Like a rude house guest that doesn’t seem to know when to leave, the departure of winter has yet to occur.
Stiff wind and precipitation often in the form of snow seem to characterize every overcast day. The result has been a weakness in the conditions needed for productive dry fly fishing on the Henry’s Fork.
With this lingering limitation, most of my days on the water have been spent casting subsurface offerings. However, this is not to say that finesse in all aspects of approach, presentation, and choice of tackle does not apply.
Flows in the Henry’s Fork thus far in 2016 have been far less than would be considered typical. Exceptionally clear and shallow water will always place a higher premium on precision, and this year the river is reminiscent of fishing found on a much smaller stream.
Longer casting with a lighter rod and line is made necessary by unusually thin water that cause elevated awareness on the part of trout. This also means that spotting fish at greater distance and a very cautious approach are as vital as any ingredient of a successful day.
The problem becomes compounded on a bright, clear day when the fish become even less tolerant of foreign activity within their habitat. However, these are conditions that have generally prevailed on most days that I have been on the water. And despite the absence of prohibitive wind or heavy precipitation, air temperature has often been capable of causing ice to form in the rod guides, which adds even more to the level of difficulty.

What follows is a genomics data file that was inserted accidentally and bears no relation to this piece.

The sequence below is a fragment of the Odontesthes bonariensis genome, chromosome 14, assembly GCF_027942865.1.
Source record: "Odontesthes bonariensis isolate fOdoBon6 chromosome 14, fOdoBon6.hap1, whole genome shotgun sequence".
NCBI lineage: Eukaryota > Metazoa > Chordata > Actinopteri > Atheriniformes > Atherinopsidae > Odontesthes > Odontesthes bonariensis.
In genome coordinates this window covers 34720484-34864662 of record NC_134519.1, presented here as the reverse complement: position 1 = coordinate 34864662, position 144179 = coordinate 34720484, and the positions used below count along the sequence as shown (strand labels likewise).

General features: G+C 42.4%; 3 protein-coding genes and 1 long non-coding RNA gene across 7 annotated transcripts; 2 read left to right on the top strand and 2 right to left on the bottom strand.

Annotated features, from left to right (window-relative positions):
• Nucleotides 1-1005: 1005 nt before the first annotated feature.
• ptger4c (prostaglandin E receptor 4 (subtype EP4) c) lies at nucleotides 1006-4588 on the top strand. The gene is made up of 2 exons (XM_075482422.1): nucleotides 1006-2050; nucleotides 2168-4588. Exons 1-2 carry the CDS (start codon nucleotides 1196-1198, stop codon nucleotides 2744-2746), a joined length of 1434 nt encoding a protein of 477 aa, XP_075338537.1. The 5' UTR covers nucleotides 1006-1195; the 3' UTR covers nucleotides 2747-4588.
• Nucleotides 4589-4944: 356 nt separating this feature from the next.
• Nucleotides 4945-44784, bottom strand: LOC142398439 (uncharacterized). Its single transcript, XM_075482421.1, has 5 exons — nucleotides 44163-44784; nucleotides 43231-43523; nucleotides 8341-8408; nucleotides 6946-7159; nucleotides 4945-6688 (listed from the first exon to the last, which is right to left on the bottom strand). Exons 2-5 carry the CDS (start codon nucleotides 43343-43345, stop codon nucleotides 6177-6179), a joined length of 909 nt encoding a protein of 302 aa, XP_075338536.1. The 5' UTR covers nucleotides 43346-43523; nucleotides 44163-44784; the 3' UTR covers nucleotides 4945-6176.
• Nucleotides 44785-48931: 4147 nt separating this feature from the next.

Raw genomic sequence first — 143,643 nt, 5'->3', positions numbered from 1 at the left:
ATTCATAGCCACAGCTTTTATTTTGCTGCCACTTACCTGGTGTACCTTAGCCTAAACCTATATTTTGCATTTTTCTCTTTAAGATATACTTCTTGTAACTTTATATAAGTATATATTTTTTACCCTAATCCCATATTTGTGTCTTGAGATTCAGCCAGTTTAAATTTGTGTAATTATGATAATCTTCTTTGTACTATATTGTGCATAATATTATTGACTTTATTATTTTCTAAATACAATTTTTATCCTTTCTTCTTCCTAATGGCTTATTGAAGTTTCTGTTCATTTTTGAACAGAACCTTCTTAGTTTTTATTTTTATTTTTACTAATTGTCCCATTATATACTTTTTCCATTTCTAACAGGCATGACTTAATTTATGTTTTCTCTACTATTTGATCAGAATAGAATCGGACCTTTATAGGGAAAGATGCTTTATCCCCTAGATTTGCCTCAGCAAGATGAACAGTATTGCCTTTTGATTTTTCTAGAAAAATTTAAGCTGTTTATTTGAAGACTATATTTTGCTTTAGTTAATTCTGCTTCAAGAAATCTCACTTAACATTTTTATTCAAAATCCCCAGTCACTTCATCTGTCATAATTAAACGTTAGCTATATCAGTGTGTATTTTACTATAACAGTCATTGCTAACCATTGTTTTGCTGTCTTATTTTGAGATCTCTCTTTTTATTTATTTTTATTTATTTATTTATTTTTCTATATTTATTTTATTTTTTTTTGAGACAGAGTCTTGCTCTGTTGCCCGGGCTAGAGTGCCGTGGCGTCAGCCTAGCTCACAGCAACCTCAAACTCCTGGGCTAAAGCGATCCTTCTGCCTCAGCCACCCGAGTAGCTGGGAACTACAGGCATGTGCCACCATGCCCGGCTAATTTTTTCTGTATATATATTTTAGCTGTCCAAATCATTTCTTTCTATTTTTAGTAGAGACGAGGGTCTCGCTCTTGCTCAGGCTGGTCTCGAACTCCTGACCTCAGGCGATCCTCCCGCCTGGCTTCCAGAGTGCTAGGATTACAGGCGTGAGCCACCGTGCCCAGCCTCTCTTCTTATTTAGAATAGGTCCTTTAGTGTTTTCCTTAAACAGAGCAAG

Compensating for heightened trout awareness has also meant the application of a longer and finer leader than would normally be utilized at this time of year when spring runoff begins to increase depth while reducing water clarity.
Smaller nymphs and streamers of lighter weight have also been helpful in overcoming a degree of selectivity generally reserved for later in the year when angler attention becomes more intense.
But despite the fact that an extension of winter and exceptionally low water have not made it easy, most of my time on the water has been enjoyable and reasonably productive.
The signs of an approaching spring are definitely here and the sense of anticipation for all that lies directly ahead cannot be suppressed. And life continues to be very good on the Henry’s Fork.